The frame of your Softwoods pergola is almost complete and now it’s time to install posts to make the structure stand up.
Step Seven-Installing Posts
This step is once again very important to get right as once the posts are set it’s extremely difficult to fix any mistakes you have made to this point. Once you have the posts installed you will really be able to see some progress in your pergola and all of the preparing and marking out that you did earlier will start to pay off for you.
Marking the beam
From your plans you can work out where the posts are to be located. Measure and mark the centres of the post locations on the beam with a pencil line indicating where the centre of the post will be.
Measure and cut post to length
To determine the exact length the post needs to be, a few measurements are required. Firstly measure from the top of the beam at the position of each post, to the point on the ground where the posts will be fastened.
As the posts do not go to the very top of the beam, you will need to subtract from the measurement that you have a Post Set Down (PSD) amount, which is the depth of your beam minus the depth of the notch out on the post.
Finally, the amount the post will be above the ground is also required to be subtracted. This may vary depending on the style of post shoe you have or whether you plan to pave in the future. Use the diagram below to help you.
Just to be clear, the exact length of the post is the total height (from the top of the beam to the floor) minus the Post Set Down minus the ground clearance.
Once you are certain that you have this measurement correct carefully cut the post to this length with your power tools. After you have cut the post be sure to spray the cut ends with a timber preservative.
Fit the post shoe
Now that the posts have been cut to the correct length the post shoes need to be fitted for each post. Follow the appropriate instructions from the previous diagram to suit the post shoe type you have. Please pay particular attention to ensure that the base of the post is the distance you require above the seat of the post shoe.
Determine location of post hole and dig hole
Once you have all of your posts fitted with shoes you can move on to digging the holes to fit your posts and then concreting in the post shoes. Holes are located directly under the posts so that the posts can be easily plumbed.
A simple ‘plumb bob’ can be made by attaching a weight to the end of a piece of string. Attach the other end of the string to the beam at the position you have marked for the centre of each post. Let the weight hang just above ground level (you may need to adjust the length of string to achieve this) and (barring any howling winds!) it will be located directly above the centre of where you will need to dig the footing hole.
You will find the required footing size for your posts on your plans. Dig a hole to these dimensions at every point that a post is required. It is important that you make sure that your footings are the correct size as they are essential in anchoring your pergola in extreme weather conditions.
Fit the post and pour concrete
Now that you have your holes in place, you can fit the posts to the beam. The posts are to be fitted to the beam while the structure is still on props so that the beams don’t fall with the posts into the holes. Once the posts are fitted, the shoes should sit above the bottom of the holes that you have dug for them. This way you can fill the holes around the shoes and they can set in exactly the right place.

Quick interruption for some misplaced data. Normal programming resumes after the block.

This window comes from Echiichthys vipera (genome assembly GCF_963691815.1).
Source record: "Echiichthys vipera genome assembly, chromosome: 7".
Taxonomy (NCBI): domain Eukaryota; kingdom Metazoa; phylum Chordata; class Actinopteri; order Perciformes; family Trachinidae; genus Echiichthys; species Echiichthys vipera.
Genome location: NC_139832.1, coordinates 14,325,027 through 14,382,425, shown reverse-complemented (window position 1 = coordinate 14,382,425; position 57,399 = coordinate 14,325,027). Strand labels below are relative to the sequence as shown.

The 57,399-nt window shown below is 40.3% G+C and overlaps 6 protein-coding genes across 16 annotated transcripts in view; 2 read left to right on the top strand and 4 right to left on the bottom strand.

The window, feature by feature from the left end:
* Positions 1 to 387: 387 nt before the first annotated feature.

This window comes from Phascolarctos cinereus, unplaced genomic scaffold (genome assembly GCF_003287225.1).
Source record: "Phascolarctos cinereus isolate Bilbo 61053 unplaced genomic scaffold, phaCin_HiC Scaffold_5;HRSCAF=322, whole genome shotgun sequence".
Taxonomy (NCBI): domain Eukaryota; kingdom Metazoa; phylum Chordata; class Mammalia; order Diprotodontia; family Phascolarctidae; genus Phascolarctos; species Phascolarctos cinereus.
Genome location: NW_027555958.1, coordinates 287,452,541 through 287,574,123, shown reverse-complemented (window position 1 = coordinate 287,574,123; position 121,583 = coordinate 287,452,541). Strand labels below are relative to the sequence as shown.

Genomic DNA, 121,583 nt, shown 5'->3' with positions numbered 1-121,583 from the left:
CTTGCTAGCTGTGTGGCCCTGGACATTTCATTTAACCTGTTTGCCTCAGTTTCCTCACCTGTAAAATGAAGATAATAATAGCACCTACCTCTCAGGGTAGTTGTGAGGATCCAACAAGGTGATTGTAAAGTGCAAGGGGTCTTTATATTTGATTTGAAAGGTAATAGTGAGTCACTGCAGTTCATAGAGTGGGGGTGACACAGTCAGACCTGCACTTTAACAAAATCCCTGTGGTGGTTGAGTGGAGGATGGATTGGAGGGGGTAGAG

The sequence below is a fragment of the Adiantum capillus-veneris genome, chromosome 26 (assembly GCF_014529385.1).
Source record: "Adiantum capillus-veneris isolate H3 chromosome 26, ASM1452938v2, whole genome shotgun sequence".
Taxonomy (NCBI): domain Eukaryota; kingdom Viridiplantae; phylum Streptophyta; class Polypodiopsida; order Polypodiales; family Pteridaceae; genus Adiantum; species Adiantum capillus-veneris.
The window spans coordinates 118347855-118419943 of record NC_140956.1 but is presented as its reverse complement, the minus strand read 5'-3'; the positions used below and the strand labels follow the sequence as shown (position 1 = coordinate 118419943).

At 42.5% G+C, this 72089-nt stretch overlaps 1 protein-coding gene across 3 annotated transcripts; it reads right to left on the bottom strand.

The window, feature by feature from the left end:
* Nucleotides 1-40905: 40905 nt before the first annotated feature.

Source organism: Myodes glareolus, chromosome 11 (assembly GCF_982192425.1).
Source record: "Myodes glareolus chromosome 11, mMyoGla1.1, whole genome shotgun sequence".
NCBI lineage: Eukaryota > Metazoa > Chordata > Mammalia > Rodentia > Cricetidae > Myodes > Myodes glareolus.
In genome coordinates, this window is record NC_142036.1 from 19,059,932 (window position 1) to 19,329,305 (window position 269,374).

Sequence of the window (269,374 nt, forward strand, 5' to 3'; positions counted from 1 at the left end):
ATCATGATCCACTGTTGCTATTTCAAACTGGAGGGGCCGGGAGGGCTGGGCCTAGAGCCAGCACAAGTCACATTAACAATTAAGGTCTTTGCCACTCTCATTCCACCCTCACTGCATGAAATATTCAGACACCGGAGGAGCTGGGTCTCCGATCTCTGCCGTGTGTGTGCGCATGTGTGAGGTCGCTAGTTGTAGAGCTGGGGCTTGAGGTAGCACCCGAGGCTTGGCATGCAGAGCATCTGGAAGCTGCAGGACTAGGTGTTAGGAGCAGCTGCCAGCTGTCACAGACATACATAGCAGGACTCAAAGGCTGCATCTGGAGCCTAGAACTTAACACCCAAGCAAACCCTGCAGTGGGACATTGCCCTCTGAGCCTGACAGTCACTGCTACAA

You should have already worked out where the centre of the posts are supposed to be on your beams, and marked this point. From this point, measure outward half of the width of the post in both directions from this mark. Eg an 88mm wide post measure and mark 44mm each side of the centre. This will locate where the edges of each post will be fixed.
Lightly project these marks down the face of the beam to provide a guide for lining the post up. To position the post place the post shoe in the hole first and lift the post up so that the beam rests nicely in the pre cut notch.
When the post aligns with the markings each side, clamp post and beam together. Final, small adjustments can be made by loosening and tightening your clamps.
Make sure that the post is level and when you’re satisfied that it is, drill through the post and the beam, using you spirit level to make sure that the post alignment is correct. Bolt the post to the beam using 2 or 3 M10 bolts. Make sure that you have the bolt heads on the outside of the beam.
Once you have fastened each post, mix your concrete according to the manufacturers instructions and pour it into the footing holes. Before you pour any concrete, do a last check to see that your beams and bottom chords are level as well as your posts.
Pouring the concrete, unless done very carefully may cause the post to be moved out of level – quickly check each post after pouring and return it to level if this occurs. Repeat this for all of the posts and also check the levels of previous posts as you go.
Once all of the concrete is poured, and all holes are filled, you should leave the structure propped until the concrete has set. It is best to leave it over night as working on the structure may result in your pergola being moved out of square as the concrete cures. Once the concrete has completely set, you can remove the props as it will now stand alone.
Now that you have completed this step, you can move onto the next phase, Installing the Rafters and Ridge.
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For further information or any inquiries you might have please get in contact with us via the phone or the form below, we’d love to hear from you.